VIDEO: Search goes on for Â£1,500 watch blasted into space which is thought to have landed near Doncaster
The search for a Â£1,500 watch which was blasted into space and is thought to have landed near Doncaster is still under way - more than two weeks on.
A video giving an update has been released - but the Seiko watch still hasn't been discovered and is believed to lying in woodland north of Doncaster.
Spokesman Steve Ashby said: "We've just released a video about the flight path that it took and what to look for if you go searching.
"Lots of people have been submitting pics while they’ve been out and about – it’s picked up a lot of attention."
The luxury Seiko Astron watch was sent into the stratosphere on July 20 - and estimates are that it landed north of Doncaster in area between Barnsley and Pontefract.
The watch travelled more than 100km, and reached altitudes of approximately 36km above the Earth’s surface – 17km above the Armstong line which is the commonly accepted gateway to space.
At peak altitude, the balloon burst, which would have caused the watch to fall at over 200mph due to the lack of air pressure or wind resistance.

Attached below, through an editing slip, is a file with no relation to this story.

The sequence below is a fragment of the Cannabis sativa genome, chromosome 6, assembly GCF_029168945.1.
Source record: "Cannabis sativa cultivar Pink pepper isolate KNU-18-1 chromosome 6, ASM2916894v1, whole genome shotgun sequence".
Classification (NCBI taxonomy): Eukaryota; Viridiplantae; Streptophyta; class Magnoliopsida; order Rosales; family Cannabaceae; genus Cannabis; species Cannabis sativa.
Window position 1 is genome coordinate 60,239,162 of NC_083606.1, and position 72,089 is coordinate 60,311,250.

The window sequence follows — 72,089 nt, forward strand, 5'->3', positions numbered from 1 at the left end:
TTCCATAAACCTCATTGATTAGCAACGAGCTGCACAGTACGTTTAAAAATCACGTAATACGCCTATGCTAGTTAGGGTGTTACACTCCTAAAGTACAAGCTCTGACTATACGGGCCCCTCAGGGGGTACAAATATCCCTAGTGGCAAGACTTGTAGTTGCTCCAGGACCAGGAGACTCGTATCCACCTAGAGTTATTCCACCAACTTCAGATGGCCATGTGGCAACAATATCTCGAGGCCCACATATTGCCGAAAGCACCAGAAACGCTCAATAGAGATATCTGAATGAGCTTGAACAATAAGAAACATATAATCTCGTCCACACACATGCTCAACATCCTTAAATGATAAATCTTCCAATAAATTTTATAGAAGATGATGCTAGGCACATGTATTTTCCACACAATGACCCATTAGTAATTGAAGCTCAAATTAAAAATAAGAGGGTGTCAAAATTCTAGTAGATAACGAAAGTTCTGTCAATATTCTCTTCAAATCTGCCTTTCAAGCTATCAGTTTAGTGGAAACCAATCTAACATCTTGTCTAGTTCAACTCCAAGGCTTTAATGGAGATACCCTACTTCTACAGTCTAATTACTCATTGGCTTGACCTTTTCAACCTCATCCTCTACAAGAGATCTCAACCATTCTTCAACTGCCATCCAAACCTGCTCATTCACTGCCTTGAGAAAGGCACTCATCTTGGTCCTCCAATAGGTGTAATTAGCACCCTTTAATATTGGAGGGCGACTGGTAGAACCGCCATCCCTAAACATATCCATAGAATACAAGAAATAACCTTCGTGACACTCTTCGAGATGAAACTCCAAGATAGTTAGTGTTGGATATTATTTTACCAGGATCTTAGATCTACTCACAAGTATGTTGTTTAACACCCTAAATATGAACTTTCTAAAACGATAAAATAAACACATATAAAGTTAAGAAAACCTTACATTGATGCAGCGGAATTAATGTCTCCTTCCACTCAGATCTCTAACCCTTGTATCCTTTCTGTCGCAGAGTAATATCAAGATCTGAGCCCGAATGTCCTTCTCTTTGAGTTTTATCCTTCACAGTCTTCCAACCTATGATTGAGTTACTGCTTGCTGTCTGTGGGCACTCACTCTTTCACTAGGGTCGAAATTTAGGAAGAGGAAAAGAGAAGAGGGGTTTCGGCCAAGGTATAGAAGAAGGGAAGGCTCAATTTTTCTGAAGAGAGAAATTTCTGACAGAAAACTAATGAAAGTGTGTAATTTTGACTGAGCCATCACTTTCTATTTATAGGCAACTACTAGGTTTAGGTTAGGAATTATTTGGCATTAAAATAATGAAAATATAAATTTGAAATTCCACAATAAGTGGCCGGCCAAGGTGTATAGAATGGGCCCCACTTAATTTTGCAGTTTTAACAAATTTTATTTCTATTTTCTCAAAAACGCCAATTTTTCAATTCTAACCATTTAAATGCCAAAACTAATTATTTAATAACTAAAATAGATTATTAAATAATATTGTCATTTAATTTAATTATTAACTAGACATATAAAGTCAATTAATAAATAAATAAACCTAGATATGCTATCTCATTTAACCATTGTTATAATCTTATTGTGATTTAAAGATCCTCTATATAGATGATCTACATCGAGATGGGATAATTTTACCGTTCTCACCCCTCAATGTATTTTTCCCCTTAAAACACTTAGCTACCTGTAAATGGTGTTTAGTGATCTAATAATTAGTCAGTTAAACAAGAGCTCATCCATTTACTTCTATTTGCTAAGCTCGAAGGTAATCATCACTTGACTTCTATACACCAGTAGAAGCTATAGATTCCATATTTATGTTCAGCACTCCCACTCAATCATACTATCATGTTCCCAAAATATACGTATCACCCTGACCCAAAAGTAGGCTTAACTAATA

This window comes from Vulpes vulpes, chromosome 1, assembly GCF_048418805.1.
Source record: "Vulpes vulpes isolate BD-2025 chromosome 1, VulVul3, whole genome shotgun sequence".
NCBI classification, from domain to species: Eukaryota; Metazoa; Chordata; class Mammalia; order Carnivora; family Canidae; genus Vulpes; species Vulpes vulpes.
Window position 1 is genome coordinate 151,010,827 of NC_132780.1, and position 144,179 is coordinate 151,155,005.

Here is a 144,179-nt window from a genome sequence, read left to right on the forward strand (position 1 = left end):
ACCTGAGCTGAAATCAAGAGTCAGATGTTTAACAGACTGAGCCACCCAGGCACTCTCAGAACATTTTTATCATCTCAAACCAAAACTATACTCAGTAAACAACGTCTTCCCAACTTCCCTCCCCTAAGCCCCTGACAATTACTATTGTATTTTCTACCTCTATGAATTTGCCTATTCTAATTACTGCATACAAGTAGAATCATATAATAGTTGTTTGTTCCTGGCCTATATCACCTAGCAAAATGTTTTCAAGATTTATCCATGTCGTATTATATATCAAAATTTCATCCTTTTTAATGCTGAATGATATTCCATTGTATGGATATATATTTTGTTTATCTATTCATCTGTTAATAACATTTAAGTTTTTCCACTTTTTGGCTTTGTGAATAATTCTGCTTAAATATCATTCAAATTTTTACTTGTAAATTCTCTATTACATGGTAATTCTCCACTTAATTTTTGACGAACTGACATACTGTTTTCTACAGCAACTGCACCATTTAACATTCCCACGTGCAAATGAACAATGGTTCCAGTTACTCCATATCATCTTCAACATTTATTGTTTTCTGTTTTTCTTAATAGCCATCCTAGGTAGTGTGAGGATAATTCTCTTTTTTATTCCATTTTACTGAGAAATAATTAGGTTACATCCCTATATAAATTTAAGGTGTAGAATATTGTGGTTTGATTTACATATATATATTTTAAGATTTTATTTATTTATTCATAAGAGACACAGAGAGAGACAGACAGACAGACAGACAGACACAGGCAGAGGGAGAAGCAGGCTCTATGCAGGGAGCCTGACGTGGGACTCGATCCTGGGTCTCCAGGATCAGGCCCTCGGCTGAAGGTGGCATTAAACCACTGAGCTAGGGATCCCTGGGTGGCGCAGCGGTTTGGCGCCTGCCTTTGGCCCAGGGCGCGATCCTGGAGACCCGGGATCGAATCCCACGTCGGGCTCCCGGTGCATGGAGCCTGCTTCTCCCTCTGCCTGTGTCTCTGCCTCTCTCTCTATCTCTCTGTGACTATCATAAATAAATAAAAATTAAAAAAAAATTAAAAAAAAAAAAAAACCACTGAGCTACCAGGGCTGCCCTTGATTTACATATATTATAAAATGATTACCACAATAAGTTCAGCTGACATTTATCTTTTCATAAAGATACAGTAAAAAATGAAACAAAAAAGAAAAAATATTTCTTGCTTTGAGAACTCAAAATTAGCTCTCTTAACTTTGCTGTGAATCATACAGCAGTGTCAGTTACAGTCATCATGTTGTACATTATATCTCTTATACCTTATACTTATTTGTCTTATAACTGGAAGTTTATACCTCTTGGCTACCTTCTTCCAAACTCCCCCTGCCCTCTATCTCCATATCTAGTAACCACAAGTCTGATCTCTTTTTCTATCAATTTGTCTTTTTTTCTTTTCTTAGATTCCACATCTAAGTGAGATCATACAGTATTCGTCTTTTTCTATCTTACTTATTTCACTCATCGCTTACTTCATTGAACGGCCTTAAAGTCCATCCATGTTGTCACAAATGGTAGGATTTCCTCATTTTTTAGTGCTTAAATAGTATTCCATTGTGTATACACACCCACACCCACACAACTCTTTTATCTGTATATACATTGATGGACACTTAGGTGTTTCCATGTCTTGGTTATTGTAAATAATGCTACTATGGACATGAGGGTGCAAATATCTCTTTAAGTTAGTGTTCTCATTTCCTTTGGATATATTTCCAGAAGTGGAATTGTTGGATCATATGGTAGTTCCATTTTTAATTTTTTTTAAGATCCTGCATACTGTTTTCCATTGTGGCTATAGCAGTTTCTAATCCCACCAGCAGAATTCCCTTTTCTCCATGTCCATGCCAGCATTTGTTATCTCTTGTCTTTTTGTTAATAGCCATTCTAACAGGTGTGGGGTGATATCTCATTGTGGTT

It eventually re-entered the atmosphere where a parachute was deployed, allowing the watch to drift down to a currently unknown location in the South Yorkshire area.
Original weather predictions estimated a Doncaster landing, but a storm briefly changed the trajectory of the flight path toward Cambridgeshire.
The stormy weather itself meant that the launch had to be delayed until 4.30pm, causing the original flight path to re-emerge as the one that the balloon followed.
The launch took place in Carsington, Derbyshire, where jewellery firm and organisers CWSellors has plans to build a new visitor attraction next year to allow people to immerse themselves in the world of jewellery manufacture.
From there, the balloon flew over Matlock, Chesterfield and Sheffield, before bursting above the Peak District, cutting the tracking feed, and floating back in the direction of Rotherham and Doncaster.
He added: “The watch is out there – it’s up to the public to find it!”
The project was overseen by Sent Into Space – a company which specialises in space launches.